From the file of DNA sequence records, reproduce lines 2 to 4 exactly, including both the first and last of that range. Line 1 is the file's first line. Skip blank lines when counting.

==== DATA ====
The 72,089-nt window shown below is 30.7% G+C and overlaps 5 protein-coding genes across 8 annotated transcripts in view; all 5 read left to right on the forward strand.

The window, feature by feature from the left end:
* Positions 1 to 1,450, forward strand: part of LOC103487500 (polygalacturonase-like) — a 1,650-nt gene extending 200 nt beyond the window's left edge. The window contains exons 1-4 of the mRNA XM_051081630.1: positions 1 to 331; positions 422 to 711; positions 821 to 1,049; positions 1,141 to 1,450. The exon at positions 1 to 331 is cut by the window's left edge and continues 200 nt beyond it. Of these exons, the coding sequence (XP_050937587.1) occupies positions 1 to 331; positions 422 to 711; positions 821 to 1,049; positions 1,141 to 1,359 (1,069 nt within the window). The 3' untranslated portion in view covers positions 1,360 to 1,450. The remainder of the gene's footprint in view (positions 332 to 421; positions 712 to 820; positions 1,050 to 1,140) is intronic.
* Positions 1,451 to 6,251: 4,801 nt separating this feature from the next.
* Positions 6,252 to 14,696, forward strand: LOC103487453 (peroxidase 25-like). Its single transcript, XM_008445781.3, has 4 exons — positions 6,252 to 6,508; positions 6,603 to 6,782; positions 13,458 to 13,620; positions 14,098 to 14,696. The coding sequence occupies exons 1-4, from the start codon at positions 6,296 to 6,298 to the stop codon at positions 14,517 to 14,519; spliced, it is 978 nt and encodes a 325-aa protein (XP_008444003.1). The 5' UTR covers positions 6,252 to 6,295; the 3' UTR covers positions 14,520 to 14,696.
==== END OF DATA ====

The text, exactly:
The window, feature by feature from the left end:
* Positions 1 to 1,450, forward strand: part of LOC103487500 (polygalacturonase-like) — a 1,650-nt gene extending 200 nt beyond the window's left edge. The window contains exons 1-4 of the mRNA XM_051081630.1: positions 1 to 331; positions 422 to 711; positions 821 to 1,049; positions 1,141 to 1,450. The exon at positions 1 to 331 is cut by the window's left edge and continues 200 nt beyond it. Of these exons, the coding sequence (XP_050937587.1) occupies positions 1 to 331; positions 422 to 711; positions 821 to 1,049; positions 1,141 to 1,359 (1,069 nt within the window). The 3' untranslated portion in view covers positions 1,360 to 1,450. The remainder of the gene's footprint in view (positions 332 to 421; positions 712 to 820; positions 1,050 to 1,140) is intronic.
* Positions 1,451 to 6,251: 4,801 nt separating this feature from the next.